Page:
This month Vulture will be publishing our critics’ year-end lists. Last week’s lists included albums, art, and video games. This week we’ve covered comedy — sketches, specials, and podcasts — plus Margaret Lyons’s top shows, Bilge Ebiri’s top movies, and music videos and memes. Now it’s on to late-night clips, comic books, graphic novels, and album reissues.
This year was the year publishers could no longer ignore the diversity of comic readership. Marvel and DC, the two primary publishers of mainstream superhero comics, both attempted massive overhauls of their titles — which included long-awaited strides toward appealing to wider audiences, sometimes with mixed results. Taken in conjunction with the vast output of other such publishers as BOOM! Studios, Oni Press, Image, and Valiant, we’re left with a year where, more than ever, there were comics being made for every type of reader. It’s impossible to narrow all the quality ongoing series down to a list of ten, but here are some of the best comics that were published monthly in 2015:
1. The Wicked + The Divine (Kieron Gillen, Jamie McKelvie, Matthew Wilson, et al.)
On paper, The Wicked + The Divine really shouldn’t work. A story about gods from various mythologies reincarnated as pop stars for two years once every century (and the fans who worship them), it’s a mouthful of an elevator pitch that really doesn’t say much about what’s supposed to happen in its pages. After spending the second half of 2014 proving that their crazy high concept not only worked but was a huge hit, Gillen and McKelvie set about their first proper year on the series doing their best to blow it to hell.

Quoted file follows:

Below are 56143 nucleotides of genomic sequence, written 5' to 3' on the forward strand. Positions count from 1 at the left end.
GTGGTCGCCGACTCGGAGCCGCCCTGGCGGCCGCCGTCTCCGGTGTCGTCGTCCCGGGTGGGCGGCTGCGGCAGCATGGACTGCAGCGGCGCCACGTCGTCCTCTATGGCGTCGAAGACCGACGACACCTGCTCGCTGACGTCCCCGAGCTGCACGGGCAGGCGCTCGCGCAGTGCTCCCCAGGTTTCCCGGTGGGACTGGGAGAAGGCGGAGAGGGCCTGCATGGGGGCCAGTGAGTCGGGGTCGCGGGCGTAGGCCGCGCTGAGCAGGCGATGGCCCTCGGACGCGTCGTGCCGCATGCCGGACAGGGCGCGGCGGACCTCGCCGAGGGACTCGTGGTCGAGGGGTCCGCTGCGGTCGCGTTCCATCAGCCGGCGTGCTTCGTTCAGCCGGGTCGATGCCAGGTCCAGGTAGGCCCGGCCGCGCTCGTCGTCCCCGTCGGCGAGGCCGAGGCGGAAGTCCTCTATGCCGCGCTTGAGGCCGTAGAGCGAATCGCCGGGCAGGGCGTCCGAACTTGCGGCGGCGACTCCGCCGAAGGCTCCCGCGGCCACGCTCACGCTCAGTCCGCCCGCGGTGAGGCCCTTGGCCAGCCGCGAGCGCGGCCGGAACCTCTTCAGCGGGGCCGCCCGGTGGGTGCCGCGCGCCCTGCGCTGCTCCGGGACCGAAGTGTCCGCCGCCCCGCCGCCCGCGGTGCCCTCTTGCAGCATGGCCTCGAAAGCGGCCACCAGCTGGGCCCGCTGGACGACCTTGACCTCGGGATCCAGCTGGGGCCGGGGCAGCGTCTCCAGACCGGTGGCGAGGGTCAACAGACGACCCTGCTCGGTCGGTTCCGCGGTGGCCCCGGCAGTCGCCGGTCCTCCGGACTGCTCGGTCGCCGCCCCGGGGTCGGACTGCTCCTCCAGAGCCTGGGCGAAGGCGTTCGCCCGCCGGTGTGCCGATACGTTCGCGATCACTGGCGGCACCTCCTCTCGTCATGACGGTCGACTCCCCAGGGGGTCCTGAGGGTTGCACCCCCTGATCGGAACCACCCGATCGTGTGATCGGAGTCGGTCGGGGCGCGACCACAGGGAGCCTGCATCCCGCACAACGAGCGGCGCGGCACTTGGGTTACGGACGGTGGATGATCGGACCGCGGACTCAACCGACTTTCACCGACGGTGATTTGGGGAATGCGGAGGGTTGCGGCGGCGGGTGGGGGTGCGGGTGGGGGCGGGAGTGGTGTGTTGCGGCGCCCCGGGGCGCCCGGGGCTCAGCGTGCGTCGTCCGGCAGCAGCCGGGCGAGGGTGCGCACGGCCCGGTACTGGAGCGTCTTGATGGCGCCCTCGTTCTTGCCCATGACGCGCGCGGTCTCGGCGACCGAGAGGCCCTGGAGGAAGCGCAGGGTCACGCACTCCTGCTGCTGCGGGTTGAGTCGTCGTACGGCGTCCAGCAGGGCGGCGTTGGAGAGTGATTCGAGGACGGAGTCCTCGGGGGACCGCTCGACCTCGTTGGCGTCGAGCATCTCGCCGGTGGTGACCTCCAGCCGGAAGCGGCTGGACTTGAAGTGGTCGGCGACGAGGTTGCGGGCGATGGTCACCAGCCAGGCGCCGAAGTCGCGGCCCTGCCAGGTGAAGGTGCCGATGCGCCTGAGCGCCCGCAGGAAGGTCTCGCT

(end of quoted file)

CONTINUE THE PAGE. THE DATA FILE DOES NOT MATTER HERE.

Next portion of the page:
After introducing readers to Ur-fan and protagonist Laura, as well as the pantheon of gods she admired, W+D suddenly and violently puts them all at odds with each other, right before almost halting the central narrative entirely for a slew of powerful stories about the rarely discussed underbelly of fan culture, taking a scalpel to ideas of fan entitlement, misogyny, and patriarchy. The creators bill the series as being about making art, but that’s only half the story. It’s also about the painful, troubling things that happen around art, and how — if we’re not careful — they can destroy us.
2. The Fade Out (Ed Brubaker, Sean Phillips, Elizabeth Breitweiser)
One of comics’ dream teams delivers their best story yet in The Fade Out, an Old Hollywood murder-mystery draped against HUAC and the Red Scare. The latest in Brubaker and Phillips’s comics-as-film-noir oeuvre, it’s the story of a down-on-his-luck screenwriter who gets swallowed up in the dark side of Hollywood’s golden age, and the bruisers, dames, and powerful men he might not live to regret getting involved with.
3. Secret Wars (Jonathan Hickman, Esad Ribic, et al.)
Superhero comics are obsessed with the notion of “events” — giant crossover stories that involve top characters and promise to change the status quo. But never has there been an event like Secret Wars, which fulfills the usual need for big cosmic shifts (and nostalgic callbacks) in a remarkably understated way, while doubling as the long-simmering finale to the six-year tenure of writer Jonathan Hickman, who — across years of Fantastic Four and Avengers comics — crafted some of the most ambitious serial storytelling Marvel has ever seen.
4. Giant Days (John Allison, Lissa Treiman)